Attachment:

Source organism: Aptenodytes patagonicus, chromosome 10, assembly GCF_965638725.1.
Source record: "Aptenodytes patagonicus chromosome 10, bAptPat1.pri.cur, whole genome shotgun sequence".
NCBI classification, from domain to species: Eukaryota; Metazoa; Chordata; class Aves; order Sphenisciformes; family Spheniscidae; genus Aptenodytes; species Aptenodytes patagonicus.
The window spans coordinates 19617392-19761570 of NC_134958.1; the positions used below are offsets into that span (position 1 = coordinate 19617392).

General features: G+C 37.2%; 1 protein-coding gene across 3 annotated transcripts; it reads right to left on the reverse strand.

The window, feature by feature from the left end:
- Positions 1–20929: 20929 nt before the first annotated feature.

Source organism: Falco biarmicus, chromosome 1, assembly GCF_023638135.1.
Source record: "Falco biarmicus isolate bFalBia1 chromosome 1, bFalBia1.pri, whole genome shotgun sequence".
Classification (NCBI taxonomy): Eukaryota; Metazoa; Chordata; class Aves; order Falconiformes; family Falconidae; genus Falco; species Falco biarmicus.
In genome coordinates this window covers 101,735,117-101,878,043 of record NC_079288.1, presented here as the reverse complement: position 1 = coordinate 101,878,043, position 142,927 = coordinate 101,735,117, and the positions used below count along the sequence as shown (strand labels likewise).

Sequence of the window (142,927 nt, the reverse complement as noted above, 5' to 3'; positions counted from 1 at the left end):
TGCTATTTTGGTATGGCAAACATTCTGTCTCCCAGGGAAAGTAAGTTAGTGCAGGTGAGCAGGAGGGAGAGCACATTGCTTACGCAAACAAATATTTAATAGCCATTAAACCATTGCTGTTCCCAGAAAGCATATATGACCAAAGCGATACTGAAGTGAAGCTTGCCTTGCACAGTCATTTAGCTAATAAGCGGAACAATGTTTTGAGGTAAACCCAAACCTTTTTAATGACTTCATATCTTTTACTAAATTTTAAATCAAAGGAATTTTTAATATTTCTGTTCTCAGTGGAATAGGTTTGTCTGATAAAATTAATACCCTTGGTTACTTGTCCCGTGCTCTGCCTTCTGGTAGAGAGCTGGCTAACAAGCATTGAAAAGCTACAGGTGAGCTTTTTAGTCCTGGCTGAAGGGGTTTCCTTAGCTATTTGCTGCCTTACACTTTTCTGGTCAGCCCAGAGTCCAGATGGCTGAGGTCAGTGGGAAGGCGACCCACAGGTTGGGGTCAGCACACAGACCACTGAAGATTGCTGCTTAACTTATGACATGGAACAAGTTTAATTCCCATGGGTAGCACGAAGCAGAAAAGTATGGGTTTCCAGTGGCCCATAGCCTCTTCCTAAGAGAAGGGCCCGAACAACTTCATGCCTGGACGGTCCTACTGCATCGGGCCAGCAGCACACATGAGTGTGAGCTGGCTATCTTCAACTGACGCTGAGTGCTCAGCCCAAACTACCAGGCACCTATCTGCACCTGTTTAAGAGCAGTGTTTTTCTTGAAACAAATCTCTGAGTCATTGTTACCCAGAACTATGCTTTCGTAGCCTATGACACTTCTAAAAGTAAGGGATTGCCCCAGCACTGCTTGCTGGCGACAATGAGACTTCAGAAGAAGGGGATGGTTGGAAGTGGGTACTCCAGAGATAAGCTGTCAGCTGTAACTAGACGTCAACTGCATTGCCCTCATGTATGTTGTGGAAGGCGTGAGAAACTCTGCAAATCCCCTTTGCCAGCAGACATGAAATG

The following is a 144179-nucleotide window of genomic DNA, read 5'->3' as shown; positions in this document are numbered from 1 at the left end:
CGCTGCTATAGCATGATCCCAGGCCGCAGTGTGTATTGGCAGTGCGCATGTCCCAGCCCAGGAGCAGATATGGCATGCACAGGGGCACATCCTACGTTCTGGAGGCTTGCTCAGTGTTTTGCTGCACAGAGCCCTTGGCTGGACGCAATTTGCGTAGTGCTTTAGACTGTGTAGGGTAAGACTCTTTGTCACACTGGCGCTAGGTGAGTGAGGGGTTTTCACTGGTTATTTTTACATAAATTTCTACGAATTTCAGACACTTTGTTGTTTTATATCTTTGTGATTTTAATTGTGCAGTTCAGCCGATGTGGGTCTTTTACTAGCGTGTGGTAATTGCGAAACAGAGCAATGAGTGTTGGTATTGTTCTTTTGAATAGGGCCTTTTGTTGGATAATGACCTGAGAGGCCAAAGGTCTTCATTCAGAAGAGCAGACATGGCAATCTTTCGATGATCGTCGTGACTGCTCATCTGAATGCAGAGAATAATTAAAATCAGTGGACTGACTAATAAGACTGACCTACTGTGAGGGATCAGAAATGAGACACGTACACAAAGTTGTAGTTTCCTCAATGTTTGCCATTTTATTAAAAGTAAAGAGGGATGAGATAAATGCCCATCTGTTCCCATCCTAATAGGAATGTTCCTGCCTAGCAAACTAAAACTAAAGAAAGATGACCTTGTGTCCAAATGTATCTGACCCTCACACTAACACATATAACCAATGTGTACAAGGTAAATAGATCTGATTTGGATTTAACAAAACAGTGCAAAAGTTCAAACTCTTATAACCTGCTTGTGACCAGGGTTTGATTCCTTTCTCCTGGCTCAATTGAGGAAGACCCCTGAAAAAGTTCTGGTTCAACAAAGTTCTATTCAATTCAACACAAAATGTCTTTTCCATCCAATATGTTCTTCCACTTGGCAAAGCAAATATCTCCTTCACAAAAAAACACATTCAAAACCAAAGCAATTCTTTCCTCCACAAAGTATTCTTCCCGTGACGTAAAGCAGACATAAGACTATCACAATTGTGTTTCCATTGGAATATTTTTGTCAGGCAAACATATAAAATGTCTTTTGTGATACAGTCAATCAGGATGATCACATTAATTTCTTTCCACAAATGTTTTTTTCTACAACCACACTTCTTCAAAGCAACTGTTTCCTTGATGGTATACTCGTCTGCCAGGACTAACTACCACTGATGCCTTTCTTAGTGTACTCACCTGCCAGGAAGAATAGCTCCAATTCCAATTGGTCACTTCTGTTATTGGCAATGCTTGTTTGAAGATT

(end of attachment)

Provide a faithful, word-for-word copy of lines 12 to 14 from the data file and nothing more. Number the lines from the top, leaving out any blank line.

Sequence of the window (142,927 nt, the reverse complement as noted above, 5' to 3'; positions counted from 1 at the left end):
TGCTATTTTGGTATGGCAAACATTCTGTCTCCCAGGGAAAGTAAGTTAGTGCAGGTGAGCAGGAGGGAGAGCACATTGCTTACGCAAACAAATATTTAATAGCCATTAAACCATTGCTGTTCCCAGAAAGCATATATGACCAAAGCGATACTGAAGTGAAGCTTGCCTTGCACAGTCATTTAGCTAATAAGCGGAACAATGTTTTGAGGTAAACCCAAACCTTTTTAATGACTTCATATCTTTTACTAAATTTTAAATCAAAGGAATTTTTAATATTTCTGTTCTCAGTGGAATAGGTTTGTCTGATAAAATTAATACCCTTGGTTACTTGTCCCGTGCTCTGCCTTCTGGTAGAGAGCTGGCTAACAAGCATTGAAAAGCTACAGGTGAGCTTTTTAGTCCTGGCTGAAGGGGTTTCCTTAGCTATTTGCTGCCTTACACTTTTCTGGTCAGCCCAGAGTCCAGATGGCTGAGGTCAGTGGGAAGGCGACCCACAGGTTGGGGTCAGCACACAGACCACTGAAGATTGCTGCTTAACTTATGACATGGAACAAGTTTAATTCCCATGGGTAGCACGAAGCAGAAAAGTATGGGTTTCCAGTGGCCCATAGCCTCTTCCTAAGAGAAGGGCCCGAACAACTTCATGCCTGGACGGTCCTACTGCATCGGGCCAGCAGCACACATGAGTGTGAGCTGGCTATCTTCAACTGACGCTGAGTGCTCAGCCCAAACTACCAGGCACCTATCTGCACCTGTTTAAGAGCAGTGTTTTTCTTGAAACAAATCTCTGAGTCATTGTTACCCAGAACTATGCTTTCGTAGCCTATGACACTTCTAAAAGTAAGGGATTGCCCCAGCACTGCTTGCTGGCGACAATGAGACTTCAGAAGAAGGGGATGGTTGGAAGTGGGTACTCCAGAGATAAGCTGTCAGCTGTAACTAGACGTCAACTGCATTGCCCTCATGTATGTTGTGGAAGGCGTGAGAAACTCTGCAAATCCCCTTTGCCAGCAGACATGAAATG

The following is a 144179-nucleotide window of genomic DNA, read 5'->3' as shown; positions in this document are numbered from 1 at the left end: